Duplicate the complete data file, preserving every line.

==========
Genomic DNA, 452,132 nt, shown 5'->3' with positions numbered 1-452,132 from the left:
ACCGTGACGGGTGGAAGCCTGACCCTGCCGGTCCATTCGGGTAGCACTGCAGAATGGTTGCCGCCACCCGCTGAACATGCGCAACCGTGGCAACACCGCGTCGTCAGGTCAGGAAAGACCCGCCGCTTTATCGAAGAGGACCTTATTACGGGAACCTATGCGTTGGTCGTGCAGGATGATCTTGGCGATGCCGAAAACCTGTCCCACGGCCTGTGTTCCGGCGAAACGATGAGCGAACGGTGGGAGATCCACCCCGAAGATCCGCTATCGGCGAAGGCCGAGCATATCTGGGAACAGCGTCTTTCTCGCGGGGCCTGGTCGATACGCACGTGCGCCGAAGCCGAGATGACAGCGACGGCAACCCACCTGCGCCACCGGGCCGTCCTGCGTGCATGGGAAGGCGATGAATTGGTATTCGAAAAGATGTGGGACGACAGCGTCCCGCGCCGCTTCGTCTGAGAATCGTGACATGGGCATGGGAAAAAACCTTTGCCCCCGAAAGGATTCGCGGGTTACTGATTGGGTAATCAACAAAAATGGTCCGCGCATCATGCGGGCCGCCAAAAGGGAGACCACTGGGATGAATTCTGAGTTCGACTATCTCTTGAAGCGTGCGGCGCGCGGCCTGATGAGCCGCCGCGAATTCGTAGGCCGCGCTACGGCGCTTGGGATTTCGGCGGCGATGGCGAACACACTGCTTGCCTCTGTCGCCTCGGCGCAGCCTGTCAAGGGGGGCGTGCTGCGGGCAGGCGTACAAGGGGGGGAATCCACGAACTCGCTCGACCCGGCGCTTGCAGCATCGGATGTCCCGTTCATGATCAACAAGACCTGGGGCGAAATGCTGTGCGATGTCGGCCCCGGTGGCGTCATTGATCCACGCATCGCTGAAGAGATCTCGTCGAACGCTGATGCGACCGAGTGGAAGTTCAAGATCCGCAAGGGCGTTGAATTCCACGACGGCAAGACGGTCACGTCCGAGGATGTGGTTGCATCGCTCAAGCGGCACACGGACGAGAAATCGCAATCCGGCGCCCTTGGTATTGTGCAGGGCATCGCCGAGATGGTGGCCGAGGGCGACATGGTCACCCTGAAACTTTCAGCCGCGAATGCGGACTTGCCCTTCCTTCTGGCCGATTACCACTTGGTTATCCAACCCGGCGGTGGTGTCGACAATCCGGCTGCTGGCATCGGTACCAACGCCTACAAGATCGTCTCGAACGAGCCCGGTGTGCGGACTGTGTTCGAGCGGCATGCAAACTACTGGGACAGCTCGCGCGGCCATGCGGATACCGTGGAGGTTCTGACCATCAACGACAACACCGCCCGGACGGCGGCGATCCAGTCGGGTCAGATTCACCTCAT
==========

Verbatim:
Genomic DNA, 452,132 nt, shown 5'->3' with positions numbered 1-452,132 from the left:
ACCGTGACGGGTGGAAGCCTGACCCTGCCGGTCCATTCGGGTAGCACTGCAGAATGGTTGCCGCCACCCGCTGAACATGCGCAACCGTGGCAACACCGCGTCGTCAGGTCAGGAAAGACCCGCCGCTTTATCGAAGAGGACCTTATTACGGGAACCTATGCGTTGGTCGTGCAGGATGATCTTGGCGATGCCGAAAACCTGTCCCACGGCCTGTGTTCCGGCGAAACGATGAGCGAACGGTGGGAGATCCACCCCGAAGATCCGCTATCGGCGAAGGCCGAGCATATCTGGGAACAGCGTCTTTCTCGCGGGGCCTGGTCGATACGCACGTGCGCCGAAGCCGAGATGACAGCGACGGCAACCCACCTGCGCCACCGGGCCGTCCTGCGTGCATGGGAAGGCGATGAATTGGTATTCGAAAAGATGTGGGACGACAGCGTCCCGCGCCGCTTCGTCTGAGAATCGTGACATGGGCATGGGAAAAAACCTTTGCCCCCGAAAGGATTCGCGGGTTACTGATTGGGTAATCAACAAAAATGGTCCGCGCATCATGCGGGCCGCCAAAAGGGAGACCACTGGGATGAATTCTGAGTTCGACTATCTCTTGAAGCGTGCGGCGCGCGGCCTGATGAGCCGCCGCGAATTCGTAGGCCGCGCTACGGCGCTTGGGATTTCGGCGGCGATGGCGAACACACTGCTTGCCTCTGTCGCCTCGGCGCAGCCTGTCAAGGGGGGCGTGCTGCGGGCAGGCGTACAAGGGGGGGAATCCACGAACTCGCTCGACCCGGCGCTTGCAGCATCGGATGTCCCGTTCATGATCAACAAGACCTGGGGCGAAATGCTGTGCGATGTCGGCCCCGGTGGCGTCATTGATCCACGCATCGCTGAAGAGATCTCGTCGAACGCTGATGCGACCGAGTGGAAGTTCAAGATCCGCAAGGGCGTTGAATTCCACGACGGCAAGACGGTCACGTCCGAGGATGTGGTTGCATCGCTCAAGCGGCACACGGACGAGAAATCGCAATCCGGCGCCCTTGGTATTGTGCAGGGCATCGCCGAGATGGTGGCCGAGGGCGACATGGTCACCCTGAAACTTTCAGCCGCGAATGCGGACTTGCCCTTCCTTCTGGCCGATTACCACTTGGTTATCCAACCCGGCGGTGGTGTCGACAATCCGGCTGCTGGCATCGGTACCAACGCCTACAAGATCGTCTCGAACGAGCCCGGTGTGCGGACTGTGTTCGAGCGGCATGCAAACTACTGGGACAGCTCGCGCGGCCATGCGGATACCGTGGAGGTTCTGACCATCAACGACAACACCGCCCGGACGGCGGCGATCCAGTCGGGTCAGATTCACCTCAT